In order to open schools safely, we need increased resources. Going back without that means returning to the overcrowded and under-resourced conditions our schools have experienced for years. We need significantly increased resources to allow for COVID-19-safe class sizes. We also need school nurses in every building, mental health professionals, academic support personnel, custodians to do increased cleaning protocols, and personnel to support the isolation of symptomatic students.
As we bring students back in person, there will be a need to continue distance learning, so we need to continue investing our energy and resources into making distance learning as effective and supportive as possible. The students most in need lose out when we shift our resources toward in-person learning when so many families, especially those most impacted by the pandemic, are not willing to send their children back to crowded schools and classrooms.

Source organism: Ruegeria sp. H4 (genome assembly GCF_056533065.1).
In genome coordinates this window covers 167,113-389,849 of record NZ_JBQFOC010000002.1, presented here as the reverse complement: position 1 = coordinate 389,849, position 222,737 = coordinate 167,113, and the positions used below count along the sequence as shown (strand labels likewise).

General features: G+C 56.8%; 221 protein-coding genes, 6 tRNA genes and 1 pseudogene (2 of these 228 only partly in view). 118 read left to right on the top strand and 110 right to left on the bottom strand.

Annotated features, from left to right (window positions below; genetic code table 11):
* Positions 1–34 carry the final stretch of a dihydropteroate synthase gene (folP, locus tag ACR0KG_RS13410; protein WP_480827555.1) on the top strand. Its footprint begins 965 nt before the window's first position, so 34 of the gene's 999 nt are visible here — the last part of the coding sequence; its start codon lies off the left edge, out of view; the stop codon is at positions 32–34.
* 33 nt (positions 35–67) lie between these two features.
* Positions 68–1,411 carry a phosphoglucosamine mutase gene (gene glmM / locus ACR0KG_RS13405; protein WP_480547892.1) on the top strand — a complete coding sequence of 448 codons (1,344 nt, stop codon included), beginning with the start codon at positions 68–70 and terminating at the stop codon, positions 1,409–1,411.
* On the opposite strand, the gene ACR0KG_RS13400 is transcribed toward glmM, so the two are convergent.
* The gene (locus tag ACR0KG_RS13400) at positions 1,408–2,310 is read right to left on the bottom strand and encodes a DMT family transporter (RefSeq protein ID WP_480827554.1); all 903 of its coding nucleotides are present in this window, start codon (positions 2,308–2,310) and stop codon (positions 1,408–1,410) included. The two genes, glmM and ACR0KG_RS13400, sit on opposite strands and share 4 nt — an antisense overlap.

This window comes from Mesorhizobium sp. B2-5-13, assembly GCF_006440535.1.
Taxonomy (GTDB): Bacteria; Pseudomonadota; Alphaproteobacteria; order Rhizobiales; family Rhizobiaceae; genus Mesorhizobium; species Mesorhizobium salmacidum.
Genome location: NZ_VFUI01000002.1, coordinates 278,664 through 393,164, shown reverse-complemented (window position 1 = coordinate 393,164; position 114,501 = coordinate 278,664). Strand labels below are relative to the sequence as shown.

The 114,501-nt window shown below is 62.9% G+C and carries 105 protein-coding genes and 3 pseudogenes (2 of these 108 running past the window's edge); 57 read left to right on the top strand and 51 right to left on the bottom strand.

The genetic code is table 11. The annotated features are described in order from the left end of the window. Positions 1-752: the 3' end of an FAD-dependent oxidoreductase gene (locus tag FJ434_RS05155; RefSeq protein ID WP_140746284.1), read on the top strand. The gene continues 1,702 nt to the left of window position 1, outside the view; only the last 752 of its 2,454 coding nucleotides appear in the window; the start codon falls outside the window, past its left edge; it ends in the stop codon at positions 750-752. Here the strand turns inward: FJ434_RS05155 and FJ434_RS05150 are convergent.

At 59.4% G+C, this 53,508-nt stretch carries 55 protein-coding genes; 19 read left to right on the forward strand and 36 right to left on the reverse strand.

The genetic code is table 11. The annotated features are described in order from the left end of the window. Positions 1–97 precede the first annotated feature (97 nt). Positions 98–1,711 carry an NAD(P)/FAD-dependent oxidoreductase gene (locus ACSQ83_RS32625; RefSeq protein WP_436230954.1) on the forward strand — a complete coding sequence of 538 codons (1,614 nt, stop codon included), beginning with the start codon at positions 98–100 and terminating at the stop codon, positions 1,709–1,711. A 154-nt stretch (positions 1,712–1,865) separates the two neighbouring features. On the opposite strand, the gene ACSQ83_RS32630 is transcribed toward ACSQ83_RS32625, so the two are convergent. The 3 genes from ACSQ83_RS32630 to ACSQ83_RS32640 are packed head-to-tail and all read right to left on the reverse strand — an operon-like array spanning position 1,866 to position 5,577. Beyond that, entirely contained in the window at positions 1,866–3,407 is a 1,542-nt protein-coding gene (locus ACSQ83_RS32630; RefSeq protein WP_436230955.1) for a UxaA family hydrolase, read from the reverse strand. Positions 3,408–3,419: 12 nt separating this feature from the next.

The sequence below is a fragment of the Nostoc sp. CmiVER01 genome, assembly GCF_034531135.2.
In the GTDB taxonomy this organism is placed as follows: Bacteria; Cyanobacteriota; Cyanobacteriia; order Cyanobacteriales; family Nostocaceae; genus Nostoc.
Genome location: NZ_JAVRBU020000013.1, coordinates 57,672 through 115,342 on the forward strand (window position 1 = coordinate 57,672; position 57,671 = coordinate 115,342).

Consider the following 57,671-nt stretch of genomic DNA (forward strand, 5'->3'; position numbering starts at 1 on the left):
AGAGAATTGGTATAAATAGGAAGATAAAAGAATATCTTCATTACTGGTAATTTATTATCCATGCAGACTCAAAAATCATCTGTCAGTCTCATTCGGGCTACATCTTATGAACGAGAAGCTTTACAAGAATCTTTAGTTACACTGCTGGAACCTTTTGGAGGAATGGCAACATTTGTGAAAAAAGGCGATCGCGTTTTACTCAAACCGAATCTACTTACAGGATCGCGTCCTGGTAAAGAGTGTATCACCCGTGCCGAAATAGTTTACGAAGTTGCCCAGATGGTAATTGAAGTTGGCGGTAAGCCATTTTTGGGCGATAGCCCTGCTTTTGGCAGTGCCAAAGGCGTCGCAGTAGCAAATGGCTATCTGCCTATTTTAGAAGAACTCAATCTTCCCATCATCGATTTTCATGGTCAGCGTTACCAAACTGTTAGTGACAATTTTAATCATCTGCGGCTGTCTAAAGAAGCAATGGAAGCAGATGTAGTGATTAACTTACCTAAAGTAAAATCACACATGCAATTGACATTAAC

Educators and families share a concern for the impact that the pandemic and distance learning have had on student’s mental health and social and emotional development. Before we re-engage students into in-person instruction, we need thoughtful plans for the learning environments that our students are returning to. Return plans need to be trauma-informed, culturally responsive, asset-based, and focused on well-being, rather than test prep and remediation. Our plans must include waivers from time-consuming standardized tests, which steal valuable learning time and completely miss the mark of what is most important in reestablishing our live school communities.
Governor Brown, your leadership had distinguished Oregon for its relatively low rate of COVID-19, and for that we are grateful. We are unwilling to recklessly reopen schools after working so hard to minimize the impact of the pandemic in our state. We want desperately to be back in physical classrooms with our students -- as soon as we can do so safely, without needlessly risking the lives and health of students, educators or members of our community.
Elizabeth Thiel, Portland Association of Teachers President
Jill Golay, Hillsboro Education Association President
Mindy Merritt, Salem Keizer Education Association President
Sabrina Gordon, Eugene Education Association President
Sara Schmitt, Beaverton Education Association President